Weekend Cooking – Will You Have This Cake And Eat It?

Weekend Cooking

Weekend Cooking is open to anyone who has any kind of food-related post to share: Book (novel, nonfiction) reviews, cookbook reviews, movie reviews, recipes, random thoughts, gadgets, fabulous quotations, photographs. It is hosted by Beth Fish Reads.

I had a nice time shopping in Utrecht (the Netherlands) with my friend M. last week. I bought some pots for preserving jam and some plant pots for in the garden.

De Rechtbank

Of course, we needed our coffee at eleven and looked around for a nice place to go. Somehow, we drifted away from the main eating and drinking area (although not too far) and ended up at De Rechtbank (The Courthouse), which is attached to a 4-star hotel so it’s bound to serve quality coffee and food.

To give this post a bookish angle: the book I had been reading was about food and the writer (in the part that I read just the day before) mentioned how bad the food was at De Rechtbank! But then, he was there some years ago when they had just opened. For interested Dutch readers, the book is Keukenprins by Ronald Giphart.

My friend and I decided to give the place a chance and, with another bookish twist to the story, when we entered I noticed Utrecht’s most famous living poet sitting at one of the tables.

Now the food. We ordered cappuccino and asked what types of cake there were to go with our coffees. We were given the choice of Swartzwalder Kirsch (a German cake with cherries and chocolate), a lemon meringue cake, apple cake, and carrot cake.

Deliciously moist carrot cake

Now, the interesting thing was, while the lemon meringue cake was called “citroentaart” and the apple cake “appeltaart”, i.e., by their Dutch names, the carrot cake was announced as “carrot cake”.

While we were eating the absolutely delicious carrot cake (generously sized and moist, a far cry from the dry stuff that you sometimes get in inferior establishments) I considered why the waiter had called it carrot cake rather than the Dutch worteltaart.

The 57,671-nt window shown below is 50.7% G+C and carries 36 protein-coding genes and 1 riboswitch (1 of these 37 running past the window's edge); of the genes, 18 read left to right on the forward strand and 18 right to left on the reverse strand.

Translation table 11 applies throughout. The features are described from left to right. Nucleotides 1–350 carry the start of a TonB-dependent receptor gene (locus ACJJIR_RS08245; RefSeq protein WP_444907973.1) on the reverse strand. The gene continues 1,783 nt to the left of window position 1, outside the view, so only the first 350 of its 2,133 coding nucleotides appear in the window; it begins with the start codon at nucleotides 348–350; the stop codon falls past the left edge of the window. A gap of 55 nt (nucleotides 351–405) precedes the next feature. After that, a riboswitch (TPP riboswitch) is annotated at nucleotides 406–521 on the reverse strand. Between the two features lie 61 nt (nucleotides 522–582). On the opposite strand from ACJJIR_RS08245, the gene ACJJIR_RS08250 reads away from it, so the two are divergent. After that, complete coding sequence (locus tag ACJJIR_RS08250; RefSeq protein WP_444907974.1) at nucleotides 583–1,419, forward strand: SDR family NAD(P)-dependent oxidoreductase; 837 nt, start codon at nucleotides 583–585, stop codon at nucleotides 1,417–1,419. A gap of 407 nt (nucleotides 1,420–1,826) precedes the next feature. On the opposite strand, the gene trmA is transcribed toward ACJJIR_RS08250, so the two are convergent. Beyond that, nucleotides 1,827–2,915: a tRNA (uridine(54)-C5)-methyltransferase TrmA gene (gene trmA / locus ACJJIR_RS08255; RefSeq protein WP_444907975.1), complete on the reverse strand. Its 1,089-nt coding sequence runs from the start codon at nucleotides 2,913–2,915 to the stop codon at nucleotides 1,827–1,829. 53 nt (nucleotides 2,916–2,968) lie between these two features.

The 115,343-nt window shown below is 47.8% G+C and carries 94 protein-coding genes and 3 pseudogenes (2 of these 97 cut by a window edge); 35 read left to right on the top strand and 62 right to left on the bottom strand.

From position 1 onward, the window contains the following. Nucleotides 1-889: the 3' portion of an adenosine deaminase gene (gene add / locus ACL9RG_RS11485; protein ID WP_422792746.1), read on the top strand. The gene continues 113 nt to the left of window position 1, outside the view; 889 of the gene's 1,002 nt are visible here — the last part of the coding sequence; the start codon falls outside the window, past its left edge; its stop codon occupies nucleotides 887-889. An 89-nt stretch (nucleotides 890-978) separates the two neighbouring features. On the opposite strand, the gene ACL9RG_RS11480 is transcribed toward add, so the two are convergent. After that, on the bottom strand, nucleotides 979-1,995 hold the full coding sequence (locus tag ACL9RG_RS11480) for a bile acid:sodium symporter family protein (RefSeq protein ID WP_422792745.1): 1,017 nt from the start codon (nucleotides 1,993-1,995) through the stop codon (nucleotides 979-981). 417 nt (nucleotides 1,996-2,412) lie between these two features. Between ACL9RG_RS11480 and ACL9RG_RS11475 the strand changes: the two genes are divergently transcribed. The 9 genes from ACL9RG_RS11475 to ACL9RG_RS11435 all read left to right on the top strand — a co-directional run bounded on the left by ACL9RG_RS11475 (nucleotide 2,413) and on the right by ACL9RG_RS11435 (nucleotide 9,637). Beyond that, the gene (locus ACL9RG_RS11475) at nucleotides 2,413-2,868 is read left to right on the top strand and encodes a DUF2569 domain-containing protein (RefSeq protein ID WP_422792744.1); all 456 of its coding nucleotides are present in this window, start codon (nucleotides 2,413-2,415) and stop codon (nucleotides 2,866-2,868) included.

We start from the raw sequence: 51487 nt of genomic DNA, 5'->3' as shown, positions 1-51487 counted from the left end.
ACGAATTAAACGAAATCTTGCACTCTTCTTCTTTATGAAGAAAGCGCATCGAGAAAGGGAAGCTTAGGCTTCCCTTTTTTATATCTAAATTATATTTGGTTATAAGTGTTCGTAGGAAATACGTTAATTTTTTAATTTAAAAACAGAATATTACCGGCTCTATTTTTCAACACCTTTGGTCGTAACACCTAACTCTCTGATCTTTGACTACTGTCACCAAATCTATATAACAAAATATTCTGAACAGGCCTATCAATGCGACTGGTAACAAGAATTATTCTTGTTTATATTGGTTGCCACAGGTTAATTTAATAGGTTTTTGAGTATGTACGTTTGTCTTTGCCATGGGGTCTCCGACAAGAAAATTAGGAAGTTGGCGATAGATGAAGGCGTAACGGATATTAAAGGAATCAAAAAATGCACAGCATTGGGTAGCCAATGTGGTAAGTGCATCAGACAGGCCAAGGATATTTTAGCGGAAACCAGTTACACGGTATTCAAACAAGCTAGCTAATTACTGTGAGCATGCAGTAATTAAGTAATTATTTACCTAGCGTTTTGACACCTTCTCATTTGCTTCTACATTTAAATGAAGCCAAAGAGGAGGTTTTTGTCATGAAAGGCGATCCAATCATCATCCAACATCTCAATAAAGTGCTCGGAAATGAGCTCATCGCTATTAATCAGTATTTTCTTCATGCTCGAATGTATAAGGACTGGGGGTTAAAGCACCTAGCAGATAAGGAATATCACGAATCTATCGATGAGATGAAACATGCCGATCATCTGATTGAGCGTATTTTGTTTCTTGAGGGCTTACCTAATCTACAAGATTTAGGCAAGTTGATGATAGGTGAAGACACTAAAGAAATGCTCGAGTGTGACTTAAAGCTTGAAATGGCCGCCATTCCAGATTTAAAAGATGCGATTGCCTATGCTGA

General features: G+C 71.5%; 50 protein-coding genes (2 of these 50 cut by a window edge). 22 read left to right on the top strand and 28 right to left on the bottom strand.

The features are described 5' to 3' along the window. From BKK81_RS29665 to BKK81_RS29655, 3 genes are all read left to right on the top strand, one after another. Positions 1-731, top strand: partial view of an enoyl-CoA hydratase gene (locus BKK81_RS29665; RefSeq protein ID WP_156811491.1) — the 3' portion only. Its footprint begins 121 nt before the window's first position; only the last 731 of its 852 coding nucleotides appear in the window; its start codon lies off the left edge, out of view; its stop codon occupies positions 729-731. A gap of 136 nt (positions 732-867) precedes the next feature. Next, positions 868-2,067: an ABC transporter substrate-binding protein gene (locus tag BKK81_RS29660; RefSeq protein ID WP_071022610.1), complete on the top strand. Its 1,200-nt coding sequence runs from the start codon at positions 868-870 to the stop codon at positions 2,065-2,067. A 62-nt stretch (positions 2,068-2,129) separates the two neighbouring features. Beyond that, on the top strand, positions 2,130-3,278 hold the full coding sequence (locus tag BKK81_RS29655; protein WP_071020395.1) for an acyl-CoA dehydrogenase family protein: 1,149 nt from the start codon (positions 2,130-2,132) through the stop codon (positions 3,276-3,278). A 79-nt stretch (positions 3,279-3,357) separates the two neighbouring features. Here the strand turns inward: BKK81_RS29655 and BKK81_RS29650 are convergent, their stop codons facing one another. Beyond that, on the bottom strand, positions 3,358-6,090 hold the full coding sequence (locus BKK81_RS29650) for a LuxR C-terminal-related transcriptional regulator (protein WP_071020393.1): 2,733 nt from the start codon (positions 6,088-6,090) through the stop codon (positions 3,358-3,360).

The answer? We don’t eat vegetables in our cakes! Eeek! 

When I first lived in England (where I lived for a long time before heading back to the Netherlands) and was introduced to carrot cake, I really didn’t believe this would be nice. But it was! In fact, now it’s one of my favorite cakes. There is absolutely no taste of any carrot in this cake, but the presence of the vegetable makes the cake moist and sweet. Even if you dislike carrots, you’re likely to love this cake.

In the Netherlands, calling a rose a rose by an English name, makes it less a rose. In other words, using an English word rather than a Dutch word means people have to translate the name first, and it just doesn’t sound quite as bad. Those beautiful orangy thingies that the English call carrots, in your cake? Why not? But wortels, that you use in hotpot and other dinner recipes? No way!!!

So, I take it this is a trick to make Dutch people eat carrot cake. Call it by the English name and it sounds more posh and less … vegetablish!

What do people in your country think about carrots in their cake?

Poppy Seed Scones with Rhubarb Jam